- Hard Work: Coach Summitt was well known for saying "you can't always be the strongest or most talented or most gifted person in the room, but you can be the most competitive." She knew that the secret to winning was in outworking the opposing team. Coach Summit didn't make those records or win those championships based on her sheer skill as a coach - she worked for them. I want my daughter to know that while she certainly has gifts and talents, those will not take her far without coupling them with hard work. I want her to know that she has to work for her achievements - things won't just be given to her. With hard work in all aspects of life, she'll go far.
- Learn from your Mistakes: Coach Summitt said "admit to and make yourself accountable for mistakes. How can you improve if you're never wrong?" She certainly drove for perfection, pushing her players to excellence and demanding much from them, but they were better for it. Part of that process meant reflecting on their losses and owning their mistakes. She emphasized learning from your mistakes and that is something that I want to teach my daughter. She'll make mistakes - she's human after all, but what I want to teach her is how to rebound from those mistakes, how to learn from them.
- Invest in People: Coach Summitt, in an interview, said "I won 1,098 games and eight national championships, and coached over four decades. But what I see are not the numbers. I see their faces." Pat was known for living by the motto "you win in life with people." She nurtured relationships, she cherished them. She gave of herself for family, friends, and the university. I want my daughter to recognize the importance of relationships, of the people in her life. I want her to invest in people the way Coach Summitt did.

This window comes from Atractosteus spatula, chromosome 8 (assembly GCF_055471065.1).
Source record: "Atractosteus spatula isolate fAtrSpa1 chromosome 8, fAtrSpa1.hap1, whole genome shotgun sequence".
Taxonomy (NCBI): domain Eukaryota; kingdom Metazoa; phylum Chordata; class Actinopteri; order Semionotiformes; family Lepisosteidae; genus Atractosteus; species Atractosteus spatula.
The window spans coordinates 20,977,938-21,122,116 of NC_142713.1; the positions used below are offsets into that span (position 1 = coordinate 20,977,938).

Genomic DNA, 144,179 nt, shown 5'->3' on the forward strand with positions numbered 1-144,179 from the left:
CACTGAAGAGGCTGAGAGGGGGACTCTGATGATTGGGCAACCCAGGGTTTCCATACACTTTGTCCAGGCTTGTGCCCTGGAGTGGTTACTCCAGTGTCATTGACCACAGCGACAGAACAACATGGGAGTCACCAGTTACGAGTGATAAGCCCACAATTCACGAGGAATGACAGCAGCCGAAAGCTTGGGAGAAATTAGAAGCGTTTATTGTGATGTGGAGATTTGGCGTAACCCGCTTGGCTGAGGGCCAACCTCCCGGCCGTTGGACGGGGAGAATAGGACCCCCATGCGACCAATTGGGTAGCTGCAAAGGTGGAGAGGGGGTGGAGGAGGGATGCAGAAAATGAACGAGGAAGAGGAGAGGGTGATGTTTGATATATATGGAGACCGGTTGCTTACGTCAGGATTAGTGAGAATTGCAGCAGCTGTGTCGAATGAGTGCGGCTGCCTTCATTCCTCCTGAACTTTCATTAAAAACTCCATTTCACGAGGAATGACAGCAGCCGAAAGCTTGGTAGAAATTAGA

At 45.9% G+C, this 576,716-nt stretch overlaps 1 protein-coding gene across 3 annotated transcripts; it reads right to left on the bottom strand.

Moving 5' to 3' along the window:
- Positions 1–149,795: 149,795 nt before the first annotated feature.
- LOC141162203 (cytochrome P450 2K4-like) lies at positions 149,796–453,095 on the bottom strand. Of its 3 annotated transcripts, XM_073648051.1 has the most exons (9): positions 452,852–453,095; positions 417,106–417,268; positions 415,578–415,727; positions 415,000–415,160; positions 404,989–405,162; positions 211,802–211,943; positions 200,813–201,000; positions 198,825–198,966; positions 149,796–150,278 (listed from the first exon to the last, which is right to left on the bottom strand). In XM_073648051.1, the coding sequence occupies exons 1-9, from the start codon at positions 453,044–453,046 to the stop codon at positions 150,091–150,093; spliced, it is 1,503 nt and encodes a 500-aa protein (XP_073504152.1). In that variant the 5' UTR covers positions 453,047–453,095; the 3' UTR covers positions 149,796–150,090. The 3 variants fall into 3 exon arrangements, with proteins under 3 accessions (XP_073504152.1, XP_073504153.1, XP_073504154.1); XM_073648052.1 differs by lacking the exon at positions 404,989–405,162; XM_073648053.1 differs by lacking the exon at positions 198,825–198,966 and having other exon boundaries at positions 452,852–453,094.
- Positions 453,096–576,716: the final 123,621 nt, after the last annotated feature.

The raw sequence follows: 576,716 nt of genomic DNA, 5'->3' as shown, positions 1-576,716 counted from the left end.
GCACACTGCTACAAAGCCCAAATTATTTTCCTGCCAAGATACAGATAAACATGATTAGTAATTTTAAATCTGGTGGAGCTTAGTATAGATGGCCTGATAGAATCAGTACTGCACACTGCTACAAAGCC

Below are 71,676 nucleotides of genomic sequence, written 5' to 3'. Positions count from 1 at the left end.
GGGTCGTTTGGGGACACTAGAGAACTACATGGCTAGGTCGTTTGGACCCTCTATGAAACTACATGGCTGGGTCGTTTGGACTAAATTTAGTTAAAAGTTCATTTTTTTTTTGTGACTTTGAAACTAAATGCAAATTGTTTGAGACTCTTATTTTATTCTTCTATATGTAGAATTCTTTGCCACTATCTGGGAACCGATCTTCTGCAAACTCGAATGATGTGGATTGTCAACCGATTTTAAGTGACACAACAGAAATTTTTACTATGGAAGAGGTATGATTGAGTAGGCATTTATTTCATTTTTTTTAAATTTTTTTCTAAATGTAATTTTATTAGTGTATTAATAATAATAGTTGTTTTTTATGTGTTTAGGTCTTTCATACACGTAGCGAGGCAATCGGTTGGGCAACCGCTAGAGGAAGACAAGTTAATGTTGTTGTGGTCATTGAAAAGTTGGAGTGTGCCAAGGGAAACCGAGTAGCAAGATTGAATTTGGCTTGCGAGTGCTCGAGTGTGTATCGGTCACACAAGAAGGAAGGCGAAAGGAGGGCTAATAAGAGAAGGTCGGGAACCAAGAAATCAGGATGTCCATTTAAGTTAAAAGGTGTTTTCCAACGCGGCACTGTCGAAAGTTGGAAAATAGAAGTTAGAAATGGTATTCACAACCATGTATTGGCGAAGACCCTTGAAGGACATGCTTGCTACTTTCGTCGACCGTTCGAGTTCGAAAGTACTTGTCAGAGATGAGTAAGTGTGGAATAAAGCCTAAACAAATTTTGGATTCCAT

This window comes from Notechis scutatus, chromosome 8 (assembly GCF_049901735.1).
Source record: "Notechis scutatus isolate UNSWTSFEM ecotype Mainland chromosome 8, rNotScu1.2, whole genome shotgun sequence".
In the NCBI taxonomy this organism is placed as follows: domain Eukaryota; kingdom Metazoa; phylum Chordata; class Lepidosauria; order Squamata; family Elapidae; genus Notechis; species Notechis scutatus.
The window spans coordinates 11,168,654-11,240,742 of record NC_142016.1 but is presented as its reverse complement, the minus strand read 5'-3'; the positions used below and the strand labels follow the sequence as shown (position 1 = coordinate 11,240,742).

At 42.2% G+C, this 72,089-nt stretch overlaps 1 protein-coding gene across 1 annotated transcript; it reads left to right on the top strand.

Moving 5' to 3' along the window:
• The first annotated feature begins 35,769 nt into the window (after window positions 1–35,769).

One last lesson I learned from her is from a story she told at our honors college graduation, one that is included in her book. Her son Tyler came home in tears from middle school basketball practice. He had been cut; he had not made the team. As she told it, as a parent she was hurt; she was livid. How could he not make the team? He was her son -- he was a Summitt. Didn't the coaches know what they were doing? But she held that all inside. She sat down with Tyler, listened to him, let him express his pain. Tyler said he was going to give up, that he didn't want to play basketball anymore. She told him that if he worked hard, really hard, if he practiced, that the following year he could try out again and maybe then he'd make the team. Sure enough, Tyler did make the team and went on to walk on the UT basketball team.
That story resonates with me so much more now that I am a parent. It is about bearing your child's pain, about listening, about holding back your own emotion. Coach Summitt pushed Tyler to persevere through hardship and that is exactly what we must do as parents. We must model how to pick yourself up when you're at a low point and work towards your goals.
Reflecting on Coach Summitt's legacy, I think about the fact that not only was she a coach, but she was a mom. Balancing those two roles must have been challenging, as her coaching career was demanding. I have so much admiration for what she was able to do as a mom as well as a coach. I think that's why her story about Tyler sticks out to me - because it shows her human side, the humanity of being a mom.